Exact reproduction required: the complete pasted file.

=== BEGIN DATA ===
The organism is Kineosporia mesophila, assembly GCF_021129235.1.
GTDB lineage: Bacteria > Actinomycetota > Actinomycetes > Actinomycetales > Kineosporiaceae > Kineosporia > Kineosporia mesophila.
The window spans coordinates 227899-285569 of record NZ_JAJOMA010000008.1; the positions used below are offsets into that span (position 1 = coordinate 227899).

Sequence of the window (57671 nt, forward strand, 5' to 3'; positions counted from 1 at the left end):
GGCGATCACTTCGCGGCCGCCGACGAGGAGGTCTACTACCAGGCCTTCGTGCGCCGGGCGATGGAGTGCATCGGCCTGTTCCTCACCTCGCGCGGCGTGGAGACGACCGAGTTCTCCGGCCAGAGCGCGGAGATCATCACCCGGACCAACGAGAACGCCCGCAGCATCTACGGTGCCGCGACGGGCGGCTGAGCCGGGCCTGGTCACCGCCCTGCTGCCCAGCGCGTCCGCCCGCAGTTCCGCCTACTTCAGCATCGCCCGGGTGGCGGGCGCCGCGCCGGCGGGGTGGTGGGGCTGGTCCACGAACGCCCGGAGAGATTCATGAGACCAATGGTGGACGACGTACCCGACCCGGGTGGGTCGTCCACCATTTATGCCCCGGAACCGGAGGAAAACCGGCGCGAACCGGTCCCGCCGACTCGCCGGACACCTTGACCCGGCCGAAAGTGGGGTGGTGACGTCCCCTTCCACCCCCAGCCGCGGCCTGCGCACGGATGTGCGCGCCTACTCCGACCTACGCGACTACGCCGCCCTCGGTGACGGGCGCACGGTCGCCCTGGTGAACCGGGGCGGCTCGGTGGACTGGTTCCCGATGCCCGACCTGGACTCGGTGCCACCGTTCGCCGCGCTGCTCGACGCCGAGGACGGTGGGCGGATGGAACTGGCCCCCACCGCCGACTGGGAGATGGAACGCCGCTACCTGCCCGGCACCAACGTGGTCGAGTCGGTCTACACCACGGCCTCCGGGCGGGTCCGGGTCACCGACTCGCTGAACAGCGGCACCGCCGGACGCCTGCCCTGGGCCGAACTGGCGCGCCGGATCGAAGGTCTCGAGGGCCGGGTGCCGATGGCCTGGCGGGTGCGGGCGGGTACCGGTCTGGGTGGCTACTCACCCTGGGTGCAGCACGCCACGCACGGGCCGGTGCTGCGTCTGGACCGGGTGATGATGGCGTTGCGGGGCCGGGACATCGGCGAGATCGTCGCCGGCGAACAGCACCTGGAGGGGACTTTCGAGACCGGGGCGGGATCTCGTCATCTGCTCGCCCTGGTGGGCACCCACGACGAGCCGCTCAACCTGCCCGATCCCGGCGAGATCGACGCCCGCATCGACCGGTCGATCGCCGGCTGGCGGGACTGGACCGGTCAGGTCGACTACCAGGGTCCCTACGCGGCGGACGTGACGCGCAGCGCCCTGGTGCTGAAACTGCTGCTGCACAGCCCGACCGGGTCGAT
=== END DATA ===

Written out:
The organism is Kineosporia mesophila, assembly GCF_021129235.1.
GTDB lineage: Bacteria > Actinomycetota > Actinomycetes > Actinomycetales > Kineosporiaceae > Kineosporia > Kineosporia mesophila.
The window spans coordinates 227899-285569 of record NZ_JAJOMA010000008.1; the positions used below are offsets into that span (position 1 = coordinate 227899).

Sequence of the window (57671 nt, forward strand, 5' to 3'; positions counted from 1 at the left end):
GGCGATCACTTCGCGGCCGCCGACGAGGAGGTCTACTACCAGGCCTTCGTGCGCCGGGCGATGGAGTGCATCGGCCTGTTCCTCACCTCGCGCGGCGTGGAGACGACCGAGTTCTCCGGCCAGAGCGCGGAGATCATCACCCGGACCAACGAGAACGCCCGCAGCATCTACGGTGCCGCGACGGGCGGCTGAGCCGGGCCTGGTCACCGCCCTGCTGCCCAGCGCGTCCGCCCGCAGTTCCGCCTACTTCAGCATCGCCCGGGTGGCGGGCGCCGCGCCGGCGGGGTGGTGGGGCTGGTCCACGAACGCCCGGAGAGATTCATGAGACCAATGGTGGACGACGTACCCGACCCGGGTGGGTCGTCCACCATTTATGCCCCGGAACCGGAGGAAAACCGGCGCGAACCGGTCCCGCCGACTCGCCGGACACCTTGACCCGGCCGAAAGTGGGGTGGTGACGTCCCCTTCCACCCCCAGCCGCGGCCTGCGCACGGATGTGCGCGCCTACTCCGACCTACGCGACTACGCCGCCCTCGGTGACGGGCGCACGGTCGCCCTGGTGAACCGGGGCGGCTCGGTGGACTGGTTCCCGATGCCCGACCTGGACTCGGTGCCACCGTTCGCCGCGCTGCTCGACGCCGAGGACGGTGGGCGGATGGAACTGGCCCCCACCGCCGACTGGGAGATGGAACGCCGCTACCTGCCCGGCACCAACGTGGTCGAGTCGGTCTACACCACGGCCTCCGGGCGGGTCCGGGTCACCGACTCGCTGAACAGCGGCACCGCCGGACGCCTGCCCTGGGCCGAACTGGCGCGCCGGATCGAAGGTCTCGAGGGCCGGGTGCCGATGGCCTGGCGGGTGCGGGCGGGTACCGGTCTGGGTGGCTACTCACCCTGGGTGCAGCACGCCACGCACGGGCCGGTGCTGCGTCTGGACCGGGTGATGATGGCGTTGCGGGGCCGGGACATCGGCGAGATCGTCGCCGGCGAACAGCACCTGGAGGGGACTTTCGAGACCGGGGCGGGATCTCGTCATCTGCTCGCCCTGGTGGGCACCCACGACGAGCCGCTCAACCTGCCCGATCCCGGCGAGATCGACGCCCGCATCGACCGGTCGATCGCCGGCTGGCGGGACTGGACCGGTCAGGTCGACTACCAGGGTCCCTACGCGGCGGACGTGACGCGCAGCGCCCTGGTGCTGAAACTGCTGCTGCACAGCCCGACCGGGTCGAT